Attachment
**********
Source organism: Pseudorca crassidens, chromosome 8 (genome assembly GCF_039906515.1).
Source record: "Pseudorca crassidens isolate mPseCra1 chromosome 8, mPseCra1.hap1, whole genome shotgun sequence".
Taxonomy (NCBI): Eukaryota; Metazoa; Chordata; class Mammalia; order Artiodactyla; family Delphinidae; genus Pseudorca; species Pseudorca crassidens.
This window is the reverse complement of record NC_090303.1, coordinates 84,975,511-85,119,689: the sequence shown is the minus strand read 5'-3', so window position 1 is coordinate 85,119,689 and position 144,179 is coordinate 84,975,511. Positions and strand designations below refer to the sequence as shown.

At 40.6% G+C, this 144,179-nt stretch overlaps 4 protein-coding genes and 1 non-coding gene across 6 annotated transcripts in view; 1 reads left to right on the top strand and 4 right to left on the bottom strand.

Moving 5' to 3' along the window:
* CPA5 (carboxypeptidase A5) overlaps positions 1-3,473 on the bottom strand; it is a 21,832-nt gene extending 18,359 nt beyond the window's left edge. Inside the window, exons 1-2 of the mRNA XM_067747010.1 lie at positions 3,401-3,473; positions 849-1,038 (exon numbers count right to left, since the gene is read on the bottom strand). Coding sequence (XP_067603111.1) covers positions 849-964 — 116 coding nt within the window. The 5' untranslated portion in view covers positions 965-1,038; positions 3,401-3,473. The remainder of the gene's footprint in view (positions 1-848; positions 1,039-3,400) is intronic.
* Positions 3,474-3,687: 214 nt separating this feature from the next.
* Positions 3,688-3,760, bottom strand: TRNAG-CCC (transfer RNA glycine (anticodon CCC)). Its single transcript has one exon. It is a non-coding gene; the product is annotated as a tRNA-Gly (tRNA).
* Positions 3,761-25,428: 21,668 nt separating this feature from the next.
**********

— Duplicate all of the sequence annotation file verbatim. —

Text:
Source organism: Pseudorca crassidens, chromosome 8 (genome assembly GCF_039906515.1).
Source record: "Pseudorca crassidens isolate mPseCra1 chromosome 8, mPseCra1.hap1, whole genome shotgun sequence".
Taxonomy (NCBI): Eukaryota; Metazoa; Chordata; class Mammalia; order Artiodactyla; family Delphinidae; genus Pseudorca; species Pseudorca crassidens.
This window is the reverse complement of record NC_090303.1, coordinates 84,975,511-85,119,689: the sequence shown is the minus strand read 5'-3', so window position 1 is coordinate 85,119,689 and position 144,179 is coordinate 84,975,511. Positions and strand designations below refer to the sequence as shown.

At 40.6% G+C, this 144,179-nt stretch overlaps 4 protein-coding genes and 1 non-coding gene across 6 annotated transcripts in view; 1 reads left to right on the top strand and 4 right to left on the bottom strand.

Moving 5' to 3' along the window:
* CPA5 (carboxypeptidase A5) overlaps positions 1-3,473 on the bottom strand; it is a 21,832-nt gene extending 18,359 nt beyond the window's left edge. Inside the window, exons 1-2 of the mRNA XM_067747010.1 lie at positions 3,401-3,473; positions 849-1,038 (exon numbers count right to left, since the gene is read on the bottom strand). Coding sequence (XP_067603111.1) covers positions 849-964 — 116 coding nt within the window. The 5' untranslated portion in view covers positions 965-1,038; positions 3,401-3,473. The remainder of the gene's footprint in view (positions 1-848; positions 1,039-3,400) is intronic.
* Positions 3,474-3,687: 214 nt separating this feature from the next.
* Positions 3,688-3,760, bottom strand: TRNAG-CCC (transfer RNA glycine (anticodon CCC)). Its single transcript has one exon. It is a non-coding gene; the product is annotated as a tRNA-Gly (tRNA).
* Positions 3,761-25,428: 21,668 nt separating this feature from the next.